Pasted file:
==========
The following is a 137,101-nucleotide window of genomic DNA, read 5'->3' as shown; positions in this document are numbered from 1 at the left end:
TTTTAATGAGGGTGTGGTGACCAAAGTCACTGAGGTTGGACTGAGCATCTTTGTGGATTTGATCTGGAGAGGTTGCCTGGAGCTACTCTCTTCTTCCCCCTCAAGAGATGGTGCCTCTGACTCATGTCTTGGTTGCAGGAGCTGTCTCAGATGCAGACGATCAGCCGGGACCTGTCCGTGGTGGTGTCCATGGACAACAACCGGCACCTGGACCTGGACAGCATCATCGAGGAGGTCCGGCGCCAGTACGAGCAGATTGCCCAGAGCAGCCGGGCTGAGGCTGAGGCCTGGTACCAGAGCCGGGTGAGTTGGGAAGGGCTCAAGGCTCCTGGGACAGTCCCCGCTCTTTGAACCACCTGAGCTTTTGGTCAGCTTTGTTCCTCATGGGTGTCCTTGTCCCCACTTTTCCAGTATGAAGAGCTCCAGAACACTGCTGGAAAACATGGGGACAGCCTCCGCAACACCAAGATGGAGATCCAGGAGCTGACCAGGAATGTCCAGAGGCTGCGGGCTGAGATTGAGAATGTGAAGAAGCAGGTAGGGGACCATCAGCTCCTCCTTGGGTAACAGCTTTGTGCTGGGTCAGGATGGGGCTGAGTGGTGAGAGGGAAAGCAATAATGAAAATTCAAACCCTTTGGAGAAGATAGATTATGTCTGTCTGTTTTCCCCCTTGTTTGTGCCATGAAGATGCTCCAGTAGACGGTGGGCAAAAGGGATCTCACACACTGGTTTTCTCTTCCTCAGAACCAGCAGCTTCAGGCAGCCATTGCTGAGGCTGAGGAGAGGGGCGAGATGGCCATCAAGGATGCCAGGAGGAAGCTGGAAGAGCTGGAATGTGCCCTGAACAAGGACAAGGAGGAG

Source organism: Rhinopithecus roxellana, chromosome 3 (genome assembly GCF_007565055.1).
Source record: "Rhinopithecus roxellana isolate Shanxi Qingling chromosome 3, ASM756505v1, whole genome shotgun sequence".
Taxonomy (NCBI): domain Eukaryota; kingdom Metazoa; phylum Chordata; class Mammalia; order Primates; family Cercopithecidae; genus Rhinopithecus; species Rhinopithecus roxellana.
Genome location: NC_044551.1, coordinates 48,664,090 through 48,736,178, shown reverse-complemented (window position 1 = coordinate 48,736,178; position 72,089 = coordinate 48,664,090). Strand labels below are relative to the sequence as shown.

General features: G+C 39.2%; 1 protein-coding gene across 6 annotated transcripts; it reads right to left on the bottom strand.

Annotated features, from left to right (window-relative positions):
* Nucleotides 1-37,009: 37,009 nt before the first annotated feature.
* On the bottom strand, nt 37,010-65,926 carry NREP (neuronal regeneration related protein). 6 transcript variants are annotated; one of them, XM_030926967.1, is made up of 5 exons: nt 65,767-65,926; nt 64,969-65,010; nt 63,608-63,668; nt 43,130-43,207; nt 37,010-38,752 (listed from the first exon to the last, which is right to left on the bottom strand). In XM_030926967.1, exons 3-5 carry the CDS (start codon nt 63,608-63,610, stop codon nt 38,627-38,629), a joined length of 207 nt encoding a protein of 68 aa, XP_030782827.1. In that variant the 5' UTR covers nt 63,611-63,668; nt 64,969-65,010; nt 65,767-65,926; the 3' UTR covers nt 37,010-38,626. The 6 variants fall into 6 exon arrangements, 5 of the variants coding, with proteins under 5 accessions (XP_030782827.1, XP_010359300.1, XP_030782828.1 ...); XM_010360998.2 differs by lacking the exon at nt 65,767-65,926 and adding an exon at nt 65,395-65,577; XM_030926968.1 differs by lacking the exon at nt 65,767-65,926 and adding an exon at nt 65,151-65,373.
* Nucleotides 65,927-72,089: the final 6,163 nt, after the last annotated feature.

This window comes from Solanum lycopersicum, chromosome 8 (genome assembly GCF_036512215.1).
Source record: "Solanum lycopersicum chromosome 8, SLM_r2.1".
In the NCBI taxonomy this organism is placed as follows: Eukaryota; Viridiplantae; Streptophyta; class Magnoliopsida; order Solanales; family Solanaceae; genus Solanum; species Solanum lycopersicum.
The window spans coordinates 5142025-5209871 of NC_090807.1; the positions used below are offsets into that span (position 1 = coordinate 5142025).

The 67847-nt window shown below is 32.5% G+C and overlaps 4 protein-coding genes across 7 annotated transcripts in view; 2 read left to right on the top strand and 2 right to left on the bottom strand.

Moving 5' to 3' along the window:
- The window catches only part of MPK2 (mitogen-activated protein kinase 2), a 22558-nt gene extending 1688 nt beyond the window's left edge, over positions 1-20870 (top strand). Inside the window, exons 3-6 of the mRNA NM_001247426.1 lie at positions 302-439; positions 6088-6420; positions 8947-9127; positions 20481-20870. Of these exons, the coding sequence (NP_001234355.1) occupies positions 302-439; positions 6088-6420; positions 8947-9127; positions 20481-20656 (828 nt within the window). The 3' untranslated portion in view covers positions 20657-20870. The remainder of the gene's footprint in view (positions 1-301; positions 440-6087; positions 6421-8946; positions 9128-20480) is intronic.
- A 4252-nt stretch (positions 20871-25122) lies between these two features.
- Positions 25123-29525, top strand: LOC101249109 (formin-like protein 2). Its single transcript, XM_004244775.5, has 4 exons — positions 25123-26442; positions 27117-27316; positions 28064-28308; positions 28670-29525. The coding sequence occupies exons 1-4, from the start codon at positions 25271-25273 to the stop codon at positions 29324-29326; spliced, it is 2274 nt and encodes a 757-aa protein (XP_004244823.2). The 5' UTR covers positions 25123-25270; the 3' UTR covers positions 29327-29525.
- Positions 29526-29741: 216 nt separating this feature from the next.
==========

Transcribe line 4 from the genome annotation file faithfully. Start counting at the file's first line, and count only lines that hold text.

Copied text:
Source record: "Rhinopithecus roxellana isolate Shanxi Qingling chromosome 3, ASM756505v1, whole genome shotgun sequence".